The Commission received an update on the status of federal repatriation legislation at its August 4 meeting. The first major development was the insertion by Representative Wolf of six provisions relating to manufacturing repatriation in the report of the House Appropriations' Subcommittee on Commerce, Justice, Science, and Related Agencies for the fiscal year ending September 30, 2012. These provisions, among other things, provide $5 million in grants to facilitate the relocation of services, manufacturing, or research and development activities to economically distressed regions the U.S. The second major development at the federal level was the announcement on June 10, 2011, of the formation of a bipartisan partnership between Representative Wolf and Senator Mark Warner to support the America Recruits Act of 2011. One feature of the America Recruits Act, called the Inbound Investment Program, is intended to help states lure manufacturers back from overseas. Under this Program, states may compete for $100 million in grants. States that receive the grants will use the funds to offer eligible employers a $5,000 loan for every new high-value job they establish at a new facility employing at least 50 people in a rural or economically distressed area. The loans would not have to be repaid if the jobs continue for at least five years.
At the Commission's August meeting, the Virginia Economic Development Partnership (VEDP) provided an overview of state efforts and strategies to have firms relocate to the Commonwealth. Paul Grossman, Director of International Trade and Investment at VEDP, distinguished foreign direct investment in the United States, which refers to the investment by a foreign company in this country, from repatriation (also known as re-shoring, onshoring, or in-sourcing), which refers to the return of financial assets from a foreign country to the country of origin. Mr. Grossman observed that there is evidence of the beginning of a shift toward the repatriation of manufacturing operations to the U.S. This trend has been attributed in part to rising labor costs in China. While repatriation decisions are motivated by net profit concerns, foreign direct investment in the U.S. is more likely to be driven by firms seeking to grow U.S. market share. Such foreign investment often leads to the development of new supply chain connections. Many of the factors that drive decisions to re-shore or make new foreign investment are beyond the Commonwealth's control. Such factors include federal tax policy, the need to be present in other markets, and shipping costs.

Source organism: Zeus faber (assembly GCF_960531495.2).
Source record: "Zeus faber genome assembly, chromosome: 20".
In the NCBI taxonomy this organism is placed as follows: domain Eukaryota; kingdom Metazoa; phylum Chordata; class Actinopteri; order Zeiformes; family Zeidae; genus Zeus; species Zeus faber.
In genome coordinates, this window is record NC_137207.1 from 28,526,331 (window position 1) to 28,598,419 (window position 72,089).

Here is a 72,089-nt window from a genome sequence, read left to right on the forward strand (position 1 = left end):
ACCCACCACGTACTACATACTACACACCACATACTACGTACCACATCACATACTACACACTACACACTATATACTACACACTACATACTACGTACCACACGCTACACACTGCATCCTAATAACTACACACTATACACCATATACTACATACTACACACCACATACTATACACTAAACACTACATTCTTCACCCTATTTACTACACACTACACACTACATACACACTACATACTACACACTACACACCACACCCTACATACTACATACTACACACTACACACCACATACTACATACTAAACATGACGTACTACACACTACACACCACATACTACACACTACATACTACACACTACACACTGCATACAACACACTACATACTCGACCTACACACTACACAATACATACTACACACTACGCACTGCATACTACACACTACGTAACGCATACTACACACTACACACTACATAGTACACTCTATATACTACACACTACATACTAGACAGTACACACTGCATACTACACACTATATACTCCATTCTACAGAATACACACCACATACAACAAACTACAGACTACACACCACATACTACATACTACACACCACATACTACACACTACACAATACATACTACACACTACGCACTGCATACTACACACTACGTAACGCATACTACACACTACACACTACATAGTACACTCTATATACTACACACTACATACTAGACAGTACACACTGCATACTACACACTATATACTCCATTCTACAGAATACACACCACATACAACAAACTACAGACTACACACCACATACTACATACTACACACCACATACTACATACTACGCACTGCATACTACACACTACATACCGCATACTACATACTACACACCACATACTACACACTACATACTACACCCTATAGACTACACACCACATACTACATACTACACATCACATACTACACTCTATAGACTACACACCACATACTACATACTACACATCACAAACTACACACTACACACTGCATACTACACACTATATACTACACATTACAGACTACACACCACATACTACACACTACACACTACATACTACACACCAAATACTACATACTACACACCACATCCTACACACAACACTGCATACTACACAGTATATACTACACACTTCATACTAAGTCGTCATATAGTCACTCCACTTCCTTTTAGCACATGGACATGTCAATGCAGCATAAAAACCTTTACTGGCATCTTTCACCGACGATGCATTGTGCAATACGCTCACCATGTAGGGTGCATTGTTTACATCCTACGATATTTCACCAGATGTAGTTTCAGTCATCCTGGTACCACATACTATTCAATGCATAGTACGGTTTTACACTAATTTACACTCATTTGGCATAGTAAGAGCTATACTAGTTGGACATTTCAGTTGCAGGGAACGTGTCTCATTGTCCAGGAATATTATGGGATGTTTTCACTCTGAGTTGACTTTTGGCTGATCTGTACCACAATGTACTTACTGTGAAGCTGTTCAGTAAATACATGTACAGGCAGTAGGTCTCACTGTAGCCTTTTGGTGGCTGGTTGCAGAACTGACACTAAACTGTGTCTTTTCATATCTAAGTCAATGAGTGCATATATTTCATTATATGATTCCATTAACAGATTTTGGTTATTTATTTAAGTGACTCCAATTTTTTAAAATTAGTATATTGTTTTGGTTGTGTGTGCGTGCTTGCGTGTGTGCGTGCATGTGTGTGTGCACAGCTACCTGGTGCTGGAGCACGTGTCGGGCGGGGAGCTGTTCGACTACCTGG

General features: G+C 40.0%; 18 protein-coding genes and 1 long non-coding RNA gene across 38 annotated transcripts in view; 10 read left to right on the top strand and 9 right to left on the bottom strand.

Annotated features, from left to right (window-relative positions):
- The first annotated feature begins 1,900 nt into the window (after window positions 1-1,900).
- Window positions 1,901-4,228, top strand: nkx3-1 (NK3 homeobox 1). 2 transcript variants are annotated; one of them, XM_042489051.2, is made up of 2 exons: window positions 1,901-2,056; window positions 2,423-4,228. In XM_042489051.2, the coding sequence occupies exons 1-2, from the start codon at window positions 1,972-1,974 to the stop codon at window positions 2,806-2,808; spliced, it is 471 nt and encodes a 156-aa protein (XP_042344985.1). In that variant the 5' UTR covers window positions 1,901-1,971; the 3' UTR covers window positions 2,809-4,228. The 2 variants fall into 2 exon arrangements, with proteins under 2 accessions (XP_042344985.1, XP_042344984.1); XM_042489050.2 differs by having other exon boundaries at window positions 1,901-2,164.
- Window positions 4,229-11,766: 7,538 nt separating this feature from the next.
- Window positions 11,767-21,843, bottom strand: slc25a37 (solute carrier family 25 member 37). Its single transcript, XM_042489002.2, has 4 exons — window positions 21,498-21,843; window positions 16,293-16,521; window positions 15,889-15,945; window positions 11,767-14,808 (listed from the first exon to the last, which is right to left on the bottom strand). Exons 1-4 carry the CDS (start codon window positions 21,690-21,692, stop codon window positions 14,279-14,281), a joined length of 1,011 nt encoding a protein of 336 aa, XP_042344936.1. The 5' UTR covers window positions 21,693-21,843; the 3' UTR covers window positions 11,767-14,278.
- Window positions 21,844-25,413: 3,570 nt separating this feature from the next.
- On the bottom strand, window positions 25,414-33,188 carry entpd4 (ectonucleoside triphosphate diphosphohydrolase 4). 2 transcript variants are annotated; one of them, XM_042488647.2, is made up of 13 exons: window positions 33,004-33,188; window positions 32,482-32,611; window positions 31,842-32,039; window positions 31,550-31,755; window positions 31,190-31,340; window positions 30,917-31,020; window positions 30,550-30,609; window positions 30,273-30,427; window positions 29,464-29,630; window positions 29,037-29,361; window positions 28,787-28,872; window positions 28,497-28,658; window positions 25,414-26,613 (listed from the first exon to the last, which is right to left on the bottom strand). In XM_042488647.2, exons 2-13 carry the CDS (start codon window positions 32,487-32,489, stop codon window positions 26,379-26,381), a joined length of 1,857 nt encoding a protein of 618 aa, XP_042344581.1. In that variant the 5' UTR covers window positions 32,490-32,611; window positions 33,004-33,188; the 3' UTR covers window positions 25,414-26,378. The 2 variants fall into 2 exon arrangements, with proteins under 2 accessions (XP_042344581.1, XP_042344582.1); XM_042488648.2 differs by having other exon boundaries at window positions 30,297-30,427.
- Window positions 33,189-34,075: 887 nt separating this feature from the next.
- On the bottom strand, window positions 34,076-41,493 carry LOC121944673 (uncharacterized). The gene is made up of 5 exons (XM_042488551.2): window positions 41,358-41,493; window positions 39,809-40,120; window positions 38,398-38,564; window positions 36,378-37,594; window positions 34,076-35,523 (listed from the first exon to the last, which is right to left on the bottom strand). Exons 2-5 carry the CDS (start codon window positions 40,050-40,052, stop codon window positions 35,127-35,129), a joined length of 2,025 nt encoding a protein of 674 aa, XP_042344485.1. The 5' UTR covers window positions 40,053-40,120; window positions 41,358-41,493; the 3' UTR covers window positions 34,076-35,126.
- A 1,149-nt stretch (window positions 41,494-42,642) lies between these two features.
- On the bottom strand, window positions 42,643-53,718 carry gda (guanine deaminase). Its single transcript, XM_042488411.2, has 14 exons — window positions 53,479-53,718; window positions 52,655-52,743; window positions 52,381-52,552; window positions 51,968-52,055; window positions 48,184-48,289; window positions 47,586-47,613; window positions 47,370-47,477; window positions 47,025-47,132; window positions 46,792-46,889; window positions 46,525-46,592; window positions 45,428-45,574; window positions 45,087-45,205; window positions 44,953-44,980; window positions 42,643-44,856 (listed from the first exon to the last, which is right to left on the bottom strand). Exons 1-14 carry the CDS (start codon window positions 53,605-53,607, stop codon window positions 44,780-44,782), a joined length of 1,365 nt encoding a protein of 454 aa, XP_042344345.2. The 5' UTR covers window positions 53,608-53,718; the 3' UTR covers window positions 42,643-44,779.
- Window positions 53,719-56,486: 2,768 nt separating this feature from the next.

Sandra McNinch, General Counsel to the VEDP, mentioned several issues relating to the Commonwealth's attractiveness to foreign investment. Chief among these issues is the ability to deliver the right workforce. Measures to improve Virginia's workforce include establishing a seamless and effective delivery system, increasing funding for noncredit instruction through community colleges, and increasing support for career coaching at the high school level in order to promote manufacturing as a viable career choice. Another area where the Commonwealth could improve its attractiveness is tax policy. The effectiveness of tax credits and other incentive programs is being studied by the Joint Legislative Audit and Review Commission pursuant to Senate Joint Resolution 329. Ms. McNinch observed the need for balanced local tax policies that acknowledge the impact of the machinery and tools tax and the business, professional, and occupational license (BPOL) tax while recognizing the need for reasonable alternative sources of local revenue. The stability of tax structures and rates remains an important factor. A third area affecting Virginia's attractiveness to foreign investment is its infrastructure. Investments could leverage the Commonwealth's strategic location and expand access to strategic assets. Members were urged to support investments in prepared site development for major projects.